The late Dorothea Findlater (107), who died on Monday, and was almost certainly the last person to remember The Rising

THE sad passing of Ireland’s oldest woman, Dorothea Findlater, has severed a precious link with events of Easter Week 1916.

Dorothea, who died on Monday, was just five weeks short of her 108th birthday. She was also an accomplished sportswoman, having represented Ireland in two different sports.

Two years ago, she was one of the stars of the documentary film, Older Than Ireland, which focused on several people over the age of 100. She died at 3am on Monday morning at Abilene, the family home in Blackrock, Co Dublin.

“She just quietly slipped away,” her eldest son, Alex, said. “She was a wonderful and loving mother and grandmother.”

She was born Dorothea de Courcy-Wheeler on December 27, 1909. As a child of seven, she was taken by her mother to the top of the water tower in the Curragh Camp to see the flames of Dublin burning in the distance during Easter Week 1916.

In an interview with The Irish Times last year, she said: “I remembered climbing to the top of the tower in the Curragh with my mother, and watching a mass of flames across the sky. The whole horizon was ablaze.”

Her father, Capt Harry de Courcy-Wheeler, was present at the surrender of Patrick Pearse following The Rising. He was the organiser of the Curragh Camp.

During Easter Week 1916, he was appointed staff captain to Gen William Lowe for the duration of The Rising. In that capacity, de Courcy-Wheeler was pictured opposite Patrick Pearse in the famous, grainy picture of the surrender, accompanied by Nurse Elizabeth O’Farrell.

A graduate of Trinity, Dorothea met and, in 1932, married Dermot Findlater, from a well-known family of Dublin merchants. Dermot died in 1962.

Dorothea was an outstanding sportswoman and became an Irish hockey international, winning her first cap in 1936.

She also represented Ireland at golf and was recently made an honorary member of Carrickmines Golf Club.

Not one to let old age get in the way of her enjoyment, Dorothea was a member of Carrickmines Golf Club, where she competed in putting competitions until she was 100.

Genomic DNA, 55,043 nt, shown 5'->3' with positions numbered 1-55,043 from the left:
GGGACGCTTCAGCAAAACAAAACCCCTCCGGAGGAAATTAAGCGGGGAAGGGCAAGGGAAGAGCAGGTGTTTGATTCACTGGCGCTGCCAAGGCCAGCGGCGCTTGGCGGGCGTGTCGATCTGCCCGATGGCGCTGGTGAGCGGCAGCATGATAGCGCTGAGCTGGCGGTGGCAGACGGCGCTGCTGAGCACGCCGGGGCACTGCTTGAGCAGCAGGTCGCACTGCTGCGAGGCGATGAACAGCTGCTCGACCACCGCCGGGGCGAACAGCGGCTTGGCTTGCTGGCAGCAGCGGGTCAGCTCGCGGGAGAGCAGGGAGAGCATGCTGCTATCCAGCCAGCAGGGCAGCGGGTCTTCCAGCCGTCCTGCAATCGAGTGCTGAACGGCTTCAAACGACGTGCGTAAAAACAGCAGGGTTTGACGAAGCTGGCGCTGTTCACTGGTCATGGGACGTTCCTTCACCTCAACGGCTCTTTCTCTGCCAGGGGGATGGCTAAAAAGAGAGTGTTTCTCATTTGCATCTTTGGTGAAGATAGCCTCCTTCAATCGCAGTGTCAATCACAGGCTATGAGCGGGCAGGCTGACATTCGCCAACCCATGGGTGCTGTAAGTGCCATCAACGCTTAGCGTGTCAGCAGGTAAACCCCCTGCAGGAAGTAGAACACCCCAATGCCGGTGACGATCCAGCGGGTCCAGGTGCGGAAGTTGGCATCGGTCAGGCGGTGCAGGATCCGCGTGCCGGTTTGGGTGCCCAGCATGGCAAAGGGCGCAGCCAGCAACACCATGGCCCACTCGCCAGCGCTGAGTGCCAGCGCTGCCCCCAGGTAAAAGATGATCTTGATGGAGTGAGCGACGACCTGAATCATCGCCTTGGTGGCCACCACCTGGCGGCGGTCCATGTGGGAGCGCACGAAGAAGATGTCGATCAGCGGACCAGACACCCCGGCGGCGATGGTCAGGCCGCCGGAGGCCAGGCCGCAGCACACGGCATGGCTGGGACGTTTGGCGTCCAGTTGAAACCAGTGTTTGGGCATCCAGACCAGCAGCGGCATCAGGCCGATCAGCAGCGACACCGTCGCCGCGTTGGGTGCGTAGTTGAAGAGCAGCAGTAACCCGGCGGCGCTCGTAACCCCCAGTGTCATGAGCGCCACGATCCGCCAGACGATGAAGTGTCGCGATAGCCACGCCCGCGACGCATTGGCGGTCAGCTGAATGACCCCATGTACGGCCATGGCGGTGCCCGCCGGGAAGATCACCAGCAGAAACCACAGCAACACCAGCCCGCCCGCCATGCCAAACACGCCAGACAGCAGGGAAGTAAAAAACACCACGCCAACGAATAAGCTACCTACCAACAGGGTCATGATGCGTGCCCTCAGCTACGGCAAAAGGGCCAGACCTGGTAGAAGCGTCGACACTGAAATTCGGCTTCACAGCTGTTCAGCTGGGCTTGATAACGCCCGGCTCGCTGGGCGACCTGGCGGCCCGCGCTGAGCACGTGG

Dorothea’s passion for rugby was legendary. Pride of place on her mantelpiece is a large signed photo of Peter Stringer, which the Munster man sent her as a 100th birthday present.

“There was no one like Stringer for whipping a ball out of a scrum,” she recalled in her interview. In 2014, she was a guest of honour at the Aviva Stadium, where she was introduced to the crowd as Leinster’s oldest supporter. Afterwards, she met with players such as Paul O’Connell and Jamie Heaslip.

Dorothea believed that as you get older, you are hampered by your inability to do the things you love. “I find I can’t get around quickly enough. I can’t get on with the garden. I used to do a lot of gardening. Now I’m afraid I may topple over and fall into the rose bed!” she laughed.

When it comes to a long life, Dorothea’s philosophy was simple: “Keep doing what you always did. Don’t sit back and say, ‘I can’t’ – just go on doing it. There’s no full-stop mark; just go on.”

She is survived by four of her children: Alex, Grania, Suzanne and John. She had nine grandchildren, and 10 great-grandchildren.

One of her grandchildren is our esteemed colleague at Dublin Gazette, Stephen Findlater, The Gazette’s Sports Editor.

In an article in The Irish Times, a subheading reads: ‘Dorothea Findlater was likely the last person alive who remembers the Easter Rising.’ She might not have been political, but she is very much a part of our history. Rest in Peace, Dorothea.

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